Clafouti is clafouti. It’s not a cake, though it’s made from a batter. It’s not a custard, though it’s a bit creamy. It’s not a soufflé, though it puffs up during baking. It is what it is. And when it’s good it’s delicious.
It is also incredibly easy. I originally posted this last summer, but it’s cherry time again, and I needed a dessert to take to a party with my beloved French class. Clafouti seemed like just the thing.
Though traditionally made with cherries, clafouti can be made with many different fruits: Rhubarb and strawberries, raspberries, peaches, plums, pears. Purists only call it “clafouti” when it’s made with cherries, otherwise it’s a “flognarde.” But who among you has ever heard of a flognarde? Purists will also tell you that the cherries should be left unpitted, because the noyau release a lovely almond flavor into the batter. This is probably true, but I don’t want visit the dentist any more often than I already do.
As tempting as this will look coming out of the oven, it actually tastes better after it has cooled and settled. It you’d like to eat it warm (and I know I would), rewarm it in the oven before serving. Cut into wedges and serve with a dollop of crème frâiche. It’s also good for breakfast.
I have had some terrible clafouti in Paris. But more than one bona fide French person has told me that this is the best clafouti they’ve ever eaten. As much as I’d like to take all the credit, this recipe comes from my good friend Heather Miller.
1/2 c all purpose flour
1 c powdered sugar
2 whole eggs (large, not extra large)
2 egg yolks (again, from large eggs)
1 1/4 c milk
1/2 t vanilla extract
3/4 c crème frâiche
butter for the baking dish
about 2 c cherries (or other fruit)
1. Preheat the oven to 350°. Butter a 9″ or 10″ quiche dish.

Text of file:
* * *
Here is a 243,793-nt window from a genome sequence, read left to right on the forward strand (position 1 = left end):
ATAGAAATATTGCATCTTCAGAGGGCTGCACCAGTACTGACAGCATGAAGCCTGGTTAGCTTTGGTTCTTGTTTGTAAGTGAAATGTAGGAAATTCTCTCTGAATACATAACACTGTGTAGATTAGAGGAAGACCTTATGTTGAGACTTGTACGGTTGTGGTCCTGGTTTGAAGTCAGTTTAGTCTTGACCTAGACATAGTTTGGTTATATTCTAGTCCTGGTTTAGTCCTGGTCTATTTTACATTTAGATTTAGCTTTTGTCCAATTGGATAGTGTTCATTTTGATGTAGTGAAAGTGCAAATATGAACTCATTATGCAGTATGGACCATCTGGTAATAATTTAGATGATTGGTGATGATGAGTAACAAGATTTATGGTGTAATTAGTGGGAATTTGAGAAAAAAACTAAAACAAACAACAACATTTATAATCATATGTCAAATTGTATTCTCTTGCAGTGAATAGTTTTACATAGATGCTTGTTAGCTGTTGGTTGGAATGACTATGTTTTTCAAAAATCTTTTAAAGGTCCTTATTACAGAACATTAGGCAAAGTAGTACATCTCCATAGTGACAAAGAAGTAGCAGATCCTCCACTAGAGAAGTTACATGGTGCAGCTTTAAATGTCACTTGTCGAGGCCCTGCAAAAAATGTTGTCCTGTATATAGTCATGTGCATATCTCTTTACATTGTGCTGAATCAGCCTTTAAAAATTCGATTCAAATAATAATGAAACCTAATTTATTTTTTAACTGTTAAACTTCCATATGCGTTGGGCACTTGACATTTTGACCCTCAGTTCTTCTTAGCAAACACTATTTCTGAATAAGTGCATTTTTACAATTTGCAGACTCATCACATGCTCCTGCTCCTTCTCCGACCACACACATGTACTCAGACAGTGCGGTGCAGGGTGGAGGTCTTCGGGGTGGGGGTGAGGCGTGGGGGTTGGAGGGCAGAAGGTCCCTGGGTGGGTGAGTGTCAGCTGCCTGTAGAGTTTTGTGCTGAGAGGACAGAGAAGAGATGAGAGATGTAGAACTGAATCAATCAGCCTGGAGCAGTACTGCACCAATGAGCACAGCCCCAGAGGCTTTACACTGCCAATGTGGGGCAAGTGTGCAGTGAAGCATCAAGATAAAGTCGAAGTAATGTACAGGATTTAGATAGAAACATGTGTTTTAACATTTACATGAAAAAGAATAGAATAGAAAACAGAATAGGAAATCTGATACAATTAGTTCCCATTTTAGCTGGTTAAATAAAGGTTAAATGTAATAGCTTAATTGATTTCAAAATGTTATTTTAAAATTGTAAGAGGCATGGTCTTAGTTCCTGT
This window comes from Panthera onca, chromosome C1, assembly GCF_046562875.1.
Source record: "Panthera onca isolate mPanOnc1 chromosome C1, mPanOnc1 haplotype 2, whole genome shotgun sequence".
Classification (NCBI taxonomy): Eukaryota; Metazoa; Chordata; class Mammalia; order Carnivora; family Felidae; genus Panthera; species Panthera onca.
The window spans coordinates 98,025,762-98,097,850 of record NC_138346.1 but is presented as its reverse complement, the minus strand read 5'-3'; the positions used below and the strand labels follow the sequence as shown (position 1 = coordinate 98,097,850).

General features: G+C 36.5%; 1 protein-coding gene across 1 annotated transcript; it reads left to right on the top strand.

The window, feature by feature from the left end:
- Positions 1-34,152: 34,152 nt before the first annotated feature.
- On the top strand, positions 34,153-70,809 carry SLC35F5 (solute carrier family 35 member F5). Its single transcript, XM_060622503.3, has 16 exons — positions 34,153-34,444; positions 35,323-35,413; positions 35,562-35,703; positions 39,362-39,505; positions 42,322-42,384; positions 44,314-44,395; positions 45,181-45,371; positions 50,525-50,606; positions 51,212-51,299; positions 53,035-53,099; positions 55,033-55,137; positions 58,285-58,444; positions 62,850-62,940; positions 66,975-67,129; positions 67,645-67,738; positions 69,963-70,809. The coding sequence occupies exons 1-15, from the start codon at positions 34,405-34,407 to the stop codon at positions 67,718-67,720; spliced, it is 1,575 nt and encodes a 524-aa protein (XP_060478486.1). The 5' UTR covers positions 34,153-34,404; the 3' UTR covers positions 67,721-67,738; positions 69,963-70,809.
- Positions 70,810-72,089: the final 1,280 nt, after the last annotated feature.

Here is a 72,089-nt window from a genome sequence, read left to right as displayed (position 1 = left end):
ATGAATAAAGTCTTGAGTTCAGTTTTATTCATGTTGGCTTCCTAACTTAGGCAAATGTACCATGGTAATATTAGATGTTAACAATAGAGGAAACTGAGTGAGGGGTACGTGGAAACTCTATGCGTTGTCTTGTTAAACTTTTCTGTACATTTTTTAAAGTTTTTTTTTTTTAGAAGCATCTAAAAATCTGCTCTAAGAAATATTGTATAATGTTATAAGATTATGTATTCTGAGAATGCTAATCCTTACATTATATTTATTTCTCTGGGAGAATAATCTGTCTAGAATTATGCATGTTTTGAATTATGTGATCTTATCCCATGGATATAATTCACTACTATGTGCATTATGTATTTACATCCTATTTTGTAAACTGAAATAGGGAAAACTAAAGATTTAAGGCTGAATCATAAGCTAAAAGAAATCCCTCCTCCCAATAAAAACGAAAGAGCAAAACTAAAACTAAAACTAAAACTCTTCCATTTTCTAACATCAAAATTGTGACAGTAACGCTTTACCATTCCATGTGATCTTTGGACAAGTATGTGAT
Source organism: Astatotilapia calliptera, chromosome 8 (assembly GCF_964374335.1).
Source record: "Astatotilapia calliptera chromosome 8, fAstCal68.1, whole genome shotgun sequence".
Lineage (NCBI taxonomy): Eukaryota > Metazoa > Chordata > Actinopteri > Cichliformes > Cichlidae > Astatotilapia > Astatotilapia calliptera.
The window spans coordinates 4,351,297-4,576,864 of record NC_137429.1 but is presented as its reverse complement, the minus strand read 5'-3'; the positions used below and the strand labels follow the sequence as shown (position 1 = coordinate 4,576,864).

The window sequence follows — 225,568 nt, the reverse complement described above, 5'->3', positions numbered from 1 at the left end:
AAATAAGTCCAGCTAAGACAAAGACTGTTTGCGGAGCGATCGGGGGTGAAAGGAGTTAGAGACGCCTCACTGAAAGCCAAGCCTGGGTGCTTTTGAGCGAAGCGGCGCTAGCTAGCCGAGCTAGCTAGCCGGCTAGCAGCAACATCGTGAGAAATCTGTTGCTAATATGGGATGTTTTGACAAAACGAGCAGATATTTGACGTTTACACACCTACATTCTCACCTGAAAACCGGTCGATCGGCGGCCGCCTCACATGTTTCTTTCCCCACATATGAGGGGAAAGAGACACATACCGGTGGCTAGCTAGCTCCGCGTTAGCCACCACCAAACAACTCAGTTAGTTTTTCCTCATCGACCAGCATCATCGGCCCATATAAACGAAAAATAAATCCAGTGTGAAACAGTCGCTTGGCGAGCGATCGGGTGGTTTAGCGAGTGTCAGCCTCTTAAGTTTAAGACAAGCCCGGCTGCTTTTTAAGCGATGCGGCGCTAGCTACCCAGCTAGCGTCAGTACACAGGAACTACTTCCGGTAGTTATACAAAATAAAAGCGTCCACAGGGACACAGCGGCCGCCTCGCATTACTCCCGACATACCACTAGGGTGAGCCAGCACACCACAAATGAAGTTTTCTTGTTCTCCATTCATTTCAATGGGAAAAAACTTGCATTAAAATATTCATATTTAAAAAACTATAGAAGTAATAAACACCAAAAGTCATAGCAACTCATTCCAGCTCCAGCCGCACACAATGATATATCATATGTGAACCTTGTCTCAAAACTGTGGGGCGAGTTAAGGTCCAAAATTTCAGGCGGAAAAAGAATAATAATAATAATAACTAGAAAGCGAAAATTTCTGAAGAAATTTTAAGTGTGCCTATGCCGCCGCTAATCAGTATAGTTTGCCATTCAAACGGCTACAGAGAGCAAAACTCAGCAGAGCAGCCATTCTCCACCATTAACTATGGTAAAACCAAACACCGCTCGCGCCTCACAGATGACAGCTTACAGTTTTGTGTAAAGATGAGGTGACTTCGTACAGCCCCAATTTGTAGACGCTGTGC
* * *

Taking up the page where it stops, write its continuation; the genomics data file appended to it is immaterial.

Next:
2. In a mixing bowl, combine the flour, powdered sugar and salt and whisk or sift so there are no lumps.
3. In a different bowl, lightly beat the eggs and then whisk in the milk and vanilla.
4. Pour a little of the liquid into the dry mix and whisk to create a slurry before adding the rest of the liquid. This will help prevent lumps.
5. Stir the crème frâiche to smooth it out and then add to the batter. Pour the batter through a fine mesh strainer to remove any stray lumps.
6. Scatter the fruit evenly in the prepared dish and pour the batter over the fruit. It should fill the dish about 2/3 of the way. You may have a little extra batter.
7. Bake the clafouti 40-50 minutes, until well-puffed, golden, and set in the middle.
8. Let cool before serving. Serve at room temperature or rewarm it in a low oven. Store any leftovers in the fridge.
Variations: The clafouti can be baked in individual ramekins, but keep in mind that the baking time will be shorter. This is lovely with a mixture of berries, or a berry-peach combination. If you use peaches or some other stone fruit, cut the fruit into 1″ pieces. Strawberry-rhubarb is wonderful here, but I recommend poaching the rhubarb in syrup beforehand or baking it with some sugar. If you want more vanilla flavor in the batter (and vanilla is delicious with cherries), steep a vanilla bean in the milk ahead of time.